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If you would like to know more about our school management program called "Choices" please read below!

If you are a new parent this might be of interest to you!


There are many new parents at BSE and I thought I would take a moment to explain the philosophy of our school wide classroom management program called "Choices." Many years ago when I was a third-grade teacher I went to a third-grade conference in St. Louis, MO and attended a seminar entitled, "Helping Your Third Graders Make Better Choices". At the time I was searching for a better way to help my students manage behaviors that were not appropriate in the classroom. The punitive check marks, putting their names on the board, sitting in the corner were just not something that I felt was appropriate and it was not making a difference. Children in a punitive environment will mind for the moment so as not to get in trouble but they will continue the behavior over and over and never internalize better habits. Children need to be given opportunities to learn about and practice better strategies for dealing with anger, not belonging, jealousy, anxiety, and a host of other things that get in the way of learning in the classroom. Punitive actions from a teacher is a temporary fix. So, coming back from this seminar I started to overhaul the way I responded to negative behavior in the classroom and shared what was working in my classroom with other teachers. We adopted the strategies at BSE when it started in 2005 and we called our program, "Choices" An Interactive Discipline System". It follows in many respects the PBIS (Positive Behavioral Interventions and Supports) that has started to show up in many schools around the country and in Collierville.


Here are a few of the tenets of this system of discipline:

1. Discipline is teaching, not punishment.

2. Different behaviors merit different responses.

3. Goals are to remove negative emotion from interactions, focus on the issue, not the student, move toward responsibility and away from obedience, don't dwell on what happened "this time", and help students develop strategies for dealing with the situation "next time."

4. William Glasser states that students have five basic needs which are to be loved, have fun, be safe, and have some power and freedom in the classroom. When a teacher meets these five basic needs it promotes involvement, increases achievement, and reduces the negative climate of the classroom.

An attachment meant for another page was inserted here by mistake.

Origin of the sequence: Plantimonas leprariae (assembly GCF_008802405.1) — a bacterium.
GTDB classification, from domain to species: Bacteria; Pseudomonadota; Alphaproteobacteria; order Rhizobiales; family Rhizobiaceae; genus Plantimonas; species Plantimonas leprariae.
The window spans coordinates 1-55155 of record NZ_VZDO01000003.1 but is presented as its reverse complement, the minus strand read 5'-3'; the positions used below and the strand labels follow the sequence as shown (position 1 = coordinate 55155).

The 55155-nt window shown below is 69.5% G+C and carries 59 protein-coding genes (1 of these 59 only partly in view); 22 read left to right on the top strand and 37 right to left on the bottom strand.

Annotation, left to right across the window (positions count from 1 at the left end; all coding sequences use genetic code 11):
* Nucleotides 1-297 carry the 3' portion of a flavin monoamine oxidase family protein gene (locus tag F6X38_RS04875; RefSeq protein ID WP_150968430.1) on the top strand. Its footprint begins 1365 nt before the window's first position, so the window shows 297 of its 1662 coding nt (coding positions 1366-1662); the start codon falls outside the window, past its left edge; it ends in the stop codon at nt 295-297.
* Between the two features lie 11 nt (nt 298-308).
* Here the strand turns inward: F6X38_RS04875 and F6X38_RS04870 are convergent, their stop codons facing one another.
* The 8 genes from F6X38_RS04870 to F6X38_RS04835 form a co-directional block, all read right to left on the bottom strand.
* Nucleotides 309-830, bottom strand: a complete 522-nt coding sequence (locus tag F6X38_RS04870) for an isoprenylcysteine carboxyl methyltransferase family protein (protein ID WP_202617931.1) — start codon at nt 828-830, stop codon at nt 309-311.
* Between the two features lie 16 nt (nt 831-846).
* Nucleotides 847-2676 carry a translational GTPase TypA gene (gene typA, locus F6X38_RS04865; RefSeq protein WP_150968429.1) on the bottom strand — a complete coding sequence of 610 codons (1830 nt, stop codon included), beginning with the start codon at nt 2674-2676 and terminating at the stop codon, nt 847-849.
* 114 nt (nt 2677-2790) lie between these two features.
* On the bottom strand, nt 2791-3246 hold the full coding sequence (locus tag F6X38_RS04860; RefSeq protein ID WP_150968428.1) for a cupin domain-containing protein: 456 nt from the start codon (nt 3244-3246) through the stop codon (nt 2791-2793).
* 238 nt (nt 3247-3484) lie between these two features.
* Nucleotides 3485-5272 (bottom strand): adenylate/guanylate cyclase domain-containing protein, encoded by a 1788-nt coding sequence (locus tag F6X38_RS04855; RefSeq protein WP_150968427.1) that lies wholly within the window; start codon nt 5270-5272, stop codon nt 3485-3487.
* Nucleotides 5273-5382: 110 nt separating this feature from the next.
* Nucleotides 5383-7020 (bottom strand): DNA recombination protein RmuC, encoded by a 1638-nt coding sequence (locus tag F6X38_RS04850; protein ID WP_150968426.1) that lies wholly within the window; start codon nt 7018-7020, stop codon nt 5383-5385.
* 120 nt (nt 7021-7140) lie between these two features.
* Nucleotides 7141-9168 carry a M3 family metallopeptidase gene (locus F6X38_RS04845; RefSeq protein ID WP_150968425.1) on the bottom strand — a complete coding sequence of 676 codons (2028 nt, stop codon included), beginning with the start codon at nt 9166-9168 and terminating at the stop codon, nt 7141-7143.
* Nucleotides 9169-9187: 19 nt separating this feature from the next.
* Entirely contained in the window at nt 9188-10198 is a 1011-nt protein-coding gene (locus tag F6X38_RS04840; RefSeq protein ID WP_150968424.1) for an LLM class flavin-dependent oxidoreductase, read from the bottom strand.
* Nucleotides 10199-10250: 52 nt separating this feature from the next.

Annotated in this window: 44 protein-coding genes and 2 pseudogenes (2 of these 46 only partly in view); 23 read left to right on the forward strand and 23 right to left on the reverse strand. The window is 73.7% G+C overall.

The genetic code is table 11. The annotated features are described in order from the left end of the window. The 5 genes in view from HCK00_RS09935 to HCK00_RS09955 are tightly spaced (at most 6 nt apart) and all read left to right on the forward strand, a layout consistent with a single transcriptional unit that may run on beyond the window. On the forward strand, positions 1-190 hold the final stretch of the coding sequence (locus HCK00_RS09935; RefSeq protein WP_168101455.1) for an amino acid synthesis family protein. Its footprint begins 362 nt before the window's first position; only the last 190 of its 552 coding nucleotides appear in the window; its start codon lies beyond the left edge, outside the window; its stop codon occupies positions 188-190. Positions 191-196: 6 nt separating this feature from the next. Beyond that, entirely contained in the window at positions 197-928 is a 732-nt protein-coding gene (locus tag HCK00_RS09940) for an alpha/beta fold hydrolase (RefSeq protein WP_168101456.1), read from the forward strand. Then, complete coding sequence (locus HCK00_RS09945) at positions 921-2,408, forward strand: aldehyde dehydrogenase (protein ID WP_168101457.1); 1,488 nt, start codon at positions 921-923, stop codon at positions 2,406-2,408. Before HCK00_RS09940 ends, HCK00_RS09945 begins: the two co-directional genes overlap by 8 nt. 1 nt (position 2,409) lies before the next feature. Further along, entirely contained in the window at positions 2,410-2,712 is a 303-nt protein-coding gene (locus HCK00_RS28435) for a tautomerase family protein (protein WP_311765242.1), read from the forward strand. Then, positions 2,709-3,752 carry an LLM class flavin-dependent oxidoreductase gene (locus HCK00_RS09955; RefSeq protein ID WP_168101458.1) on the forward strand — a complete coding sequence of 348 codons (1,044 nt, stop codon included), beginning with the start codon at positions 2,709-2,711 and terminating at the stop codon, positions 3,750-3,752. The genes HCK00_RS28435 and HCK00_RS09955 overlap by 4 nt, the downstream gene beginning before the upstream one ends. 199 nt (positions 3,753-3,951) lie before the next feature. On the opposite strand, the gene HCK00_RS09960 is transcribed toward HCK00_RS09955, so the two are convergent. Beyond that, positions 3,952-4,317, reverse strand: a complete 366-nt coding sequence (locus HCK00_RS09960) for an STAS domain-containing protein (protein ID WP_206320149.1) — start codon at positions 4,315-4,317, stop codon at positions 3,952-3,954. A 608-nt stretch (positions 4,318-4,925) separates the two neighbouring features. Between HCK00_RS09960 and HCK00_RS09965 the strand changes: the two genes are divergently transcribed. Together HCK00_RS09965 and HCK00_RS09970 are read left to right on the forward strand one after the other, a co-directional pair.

Get to know your Principal and Assistant Principals!

At curriculum night each classroom played a video that introduced the admin team to parents. Our hope is that this video helped you understand better what we do as administrators and what the school can do for you and your child. We hope that we were able to get across our message to you that you are welcome at BSE and we are here to help you!


If you were not able to see the video and would like to view it go to our school webpage it should be up soon! Our webpage address is baileystationes.colliervilleschools.org.

In the October/November Bailey Bear News I will cover our TN Ready testing data and our goals as a school. You will receive your child's TNReady report September 12th. This report will let you know how they did on the test, areas of strength and areas to work on. We will discuss testing more in-depth in the next Bailey Bear News!

Calendar of Events at BSE

Sept 4th: Reflections Contest Starts

Sept 4-7th: Donations for Go Jim Go to support Le Bonheur Children's Hospital

Sept 7th: Grandparent's Breakfast

Sept 10th: Fire Prevention Poster Contest Ends

Sept 12th: TNReady Testing reports go home for students that took the test last year

Sept 13th: Bear Fair 5:00 - 7:00

Sept 18th: Fall Pictures and Run Club Registration @4:45

Sept 21st: Student Council Elections

Oct 4th: Reflections Contest Ends

Oct 8 - 12th: Fall Break

Oct 16th: Safety Poster and Citizenship Contest Begins

Oct 19th: Bailey Bear Boogie!!

Oct 20th: Race For The Ville

Oct 22nd - 26th: Red Ribbon Week (look for the flyer) and Health Screenings

Oct 29th - 31st: One For Books